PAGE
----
Maria Fontanazza

October 1, 2006

3 Min Read
Special Delivery from Remote-Controlled Nanocarriers


PDT drugs fluoresce red in UV light as a magnet (left) attracts the nanocarriers.

Work has been done on developing drug-filled nanocarriers via a magnetic field, but a more concentrated approach to targeting tumors, which could reduce side effects, may be needed. Research at the State University of New York (SUNY) in Buffalo shows promise.

A team at SUNY Buffalo has devised a delivery system that could lower the amount of photodynamic therapy (PDT) drugs that collect in normal tissue.

An external magnetic field is used to steer the accumulation of nanocarriers into tumors. To make the delivery system react to the field, iron oxide nanoparticles are encapsulated in the nanocarriers. Initial studies have shown that the magnetic field causes a localized buildup of the PDT drug in the tumor site. “This system is intended for PDT of cancer but can be, in principle, applied to the delivery of chemotherapy drugs or any other kind of drug for cancer or other diseases,” says Paras Prasad, PhD, professor of chemistry, physics, electrical engineering, and medicine at SUNY Buffalo.

The drug-delivery system is made of a stable aqueous suspension of particles with diameters less than 50 nm, iron oxide–based magnetic nanoparticles, photosensitizers, and polymer micelles. By freeze-drying them into powder form, the particles can also be dispersed at a later time by adding aqueous buffers.


A transmission electron microscope (TEM) depicts the carriers.

“The advantages involve stable aqueous suspension of photosensitizers; ease of storage, transport, and reconstitution into parenterally injectable formulation; as well as feasibility of specific targeting to tumors using external guiding with a magnetic field,” says Prasad, who is also the executive director of the university's Institute for Lasers, Photonics, and Biophotonics. “This magnetic targeting is expected to significantly enhance the localization of the photosensitizer drugs into tumor sites in vivo as compared with nontargeted formulation.”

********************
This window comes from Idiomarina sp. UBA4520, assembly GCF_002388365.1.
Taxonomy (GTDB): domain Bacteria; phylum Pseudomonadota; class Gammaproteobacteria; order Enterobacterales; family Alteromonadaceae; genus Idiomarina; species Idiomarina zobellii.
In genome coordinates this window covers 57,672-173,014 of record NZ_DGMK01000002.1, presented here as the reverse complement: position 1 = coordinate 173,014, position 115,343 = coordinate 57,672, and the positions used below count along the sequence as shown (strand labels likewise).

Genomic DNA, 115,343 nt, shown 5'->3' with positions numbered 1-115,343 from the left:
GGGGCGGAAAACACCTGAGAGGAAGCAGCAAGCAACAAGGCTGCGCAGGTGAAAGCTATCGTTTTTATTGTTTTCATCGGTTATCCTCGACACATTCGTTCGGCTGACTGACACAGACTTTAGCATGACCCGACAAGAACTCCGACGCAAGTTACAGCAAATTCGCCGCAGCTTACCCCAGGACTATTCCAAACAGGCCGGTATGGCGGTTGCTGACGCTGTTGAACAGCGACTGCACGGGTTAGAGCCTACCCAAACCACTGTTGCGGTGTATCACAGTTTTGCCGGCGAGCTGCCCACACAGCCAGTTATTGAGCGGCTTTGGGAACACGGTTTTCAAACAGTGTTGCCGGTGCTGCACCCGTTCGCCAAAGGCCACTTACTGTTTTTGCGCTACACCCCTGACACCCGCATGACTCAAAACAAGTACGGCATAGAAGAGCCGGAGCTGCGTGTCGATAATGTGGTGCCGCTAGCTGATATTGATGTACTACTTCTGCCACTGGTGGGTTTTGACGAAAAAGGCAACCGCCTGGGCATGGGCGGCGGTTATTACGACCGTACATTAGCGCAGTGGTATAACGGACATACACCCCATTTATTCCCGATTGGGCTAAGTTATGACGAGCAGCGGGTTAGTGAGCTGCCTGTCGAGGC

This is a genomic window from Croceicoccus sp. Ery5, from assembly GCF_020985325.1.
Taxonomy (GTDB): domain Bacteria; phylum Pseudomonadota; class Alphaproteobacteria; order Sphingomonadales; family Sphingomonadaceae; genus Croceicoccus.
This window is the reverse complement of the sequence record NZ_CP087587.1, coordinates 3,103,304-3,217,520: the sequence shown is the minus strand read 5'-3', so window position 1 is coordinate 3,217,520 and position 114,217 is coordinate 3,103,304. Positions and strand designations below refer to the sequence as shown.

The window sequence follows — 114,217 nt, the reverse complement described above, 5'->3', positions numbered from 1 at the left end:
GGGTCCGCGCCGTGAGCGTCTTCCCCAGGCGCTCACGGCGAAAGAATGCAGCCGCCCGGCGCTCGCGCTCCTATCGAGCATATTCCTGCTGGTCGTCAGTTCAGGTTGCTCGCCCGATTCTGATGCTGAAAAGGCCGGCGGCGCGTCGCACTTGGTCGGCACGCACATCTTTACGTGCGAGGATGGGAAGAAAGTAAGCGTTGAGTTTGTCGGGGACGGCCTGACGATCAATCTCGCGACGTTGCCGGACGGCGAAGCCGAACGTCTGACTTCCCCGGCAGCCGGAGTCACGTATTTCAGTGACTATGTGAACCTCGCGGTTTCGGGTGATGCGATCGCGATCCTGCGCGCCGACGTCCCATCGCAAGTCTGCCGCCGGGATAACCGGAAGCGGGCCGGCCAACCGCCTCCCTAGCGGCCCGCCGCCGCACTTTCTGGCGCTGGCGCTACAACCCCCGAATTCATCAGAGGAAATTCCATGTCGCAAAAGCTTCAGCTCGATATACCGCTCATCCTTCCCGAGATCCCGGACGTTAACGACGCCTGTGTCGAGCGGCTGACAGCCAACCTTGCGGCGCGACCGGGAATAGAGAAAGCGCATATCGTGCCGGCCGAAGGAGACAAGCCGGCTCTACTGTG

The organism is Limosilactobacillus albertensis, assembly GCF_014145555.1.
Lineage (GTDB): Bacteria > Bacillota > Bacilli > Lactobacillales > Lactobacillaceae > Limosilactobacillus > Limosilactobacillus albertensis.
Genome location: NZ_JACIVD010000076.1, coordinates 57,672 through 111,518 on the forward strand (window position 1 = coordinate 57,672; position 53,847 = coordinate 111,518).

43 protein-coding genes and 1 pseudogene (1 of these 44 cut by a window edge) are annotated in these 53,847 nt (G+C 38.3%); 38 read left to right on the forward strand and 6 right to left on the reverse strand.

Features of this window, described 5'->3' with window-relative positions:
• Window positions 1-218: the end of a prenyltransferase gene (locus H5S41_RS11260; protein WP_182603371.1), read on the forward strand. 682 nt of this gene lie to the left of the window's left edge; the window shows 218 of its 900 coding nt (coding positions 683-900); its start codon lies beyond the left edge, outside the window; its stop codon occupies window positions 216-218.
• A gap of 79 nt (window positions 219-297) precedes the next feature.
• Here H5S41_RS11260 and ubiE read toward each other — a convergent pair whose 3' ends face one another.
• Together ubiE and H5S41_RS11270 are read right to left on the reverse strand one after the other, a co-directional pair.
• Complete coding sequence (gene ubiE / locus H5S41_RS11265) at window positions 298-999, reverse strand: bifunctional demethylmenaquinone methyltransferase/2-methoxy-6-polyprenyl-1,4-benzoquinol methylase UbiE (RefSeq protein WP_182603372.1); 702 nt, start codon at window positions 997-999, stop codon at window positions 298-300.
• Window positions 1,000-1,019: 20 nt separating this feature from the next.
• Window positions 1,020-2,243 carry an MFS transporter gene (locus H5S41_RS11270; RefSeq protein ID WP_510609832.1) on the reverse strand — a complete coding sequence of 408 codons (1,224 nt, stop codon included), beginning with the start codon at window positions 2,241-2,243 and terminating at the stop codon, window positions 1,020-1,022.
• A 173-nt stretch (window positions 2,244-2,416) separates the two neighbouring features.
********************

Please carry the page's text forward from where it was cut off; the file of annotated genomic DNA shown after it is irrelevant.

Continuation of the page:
The system can also be generalized to target chemotherapeutic drugs. Another option is to equip the system with small tumor-targeting molecules such as folic acid and antibody fragments. “Magnetic targeting can guide the nanoparticles until the intravascular spaces near the target tumor,” says Prasad. Therefore, the combination of magnetic guidance and small-molecule targeting can form a synergy to destroy tumors more effectively.

Extensive in vivo testing of the nanocarrier system still needs to be performed. “Because the nanocarriers proved to be significantly stable to retain the PDTs, they can also be used to deliver a wide range of therapies to tumors or other disease sites in the body, without significant loss in the circulatory system or in normal tissues,” says Prasad. In order to extend the approach to other treatments, the researchers are planning to study the nanocarriers' stability and how changing its formulation controls the kinetics of the drug release.

The researchers don't currently envision using the nanocarrier system with gene delivery.

Research was funded by the New York State Center of Excellence in Bioinformatics and Life Sciences, and the university's Interdisciplinary Research and Creative Activities Fund. More details about the technology can be found in the August 2006 issue of Molecular Pharmaceutics.

Copyright ©2006 Medical Device & Diagnostic Industry

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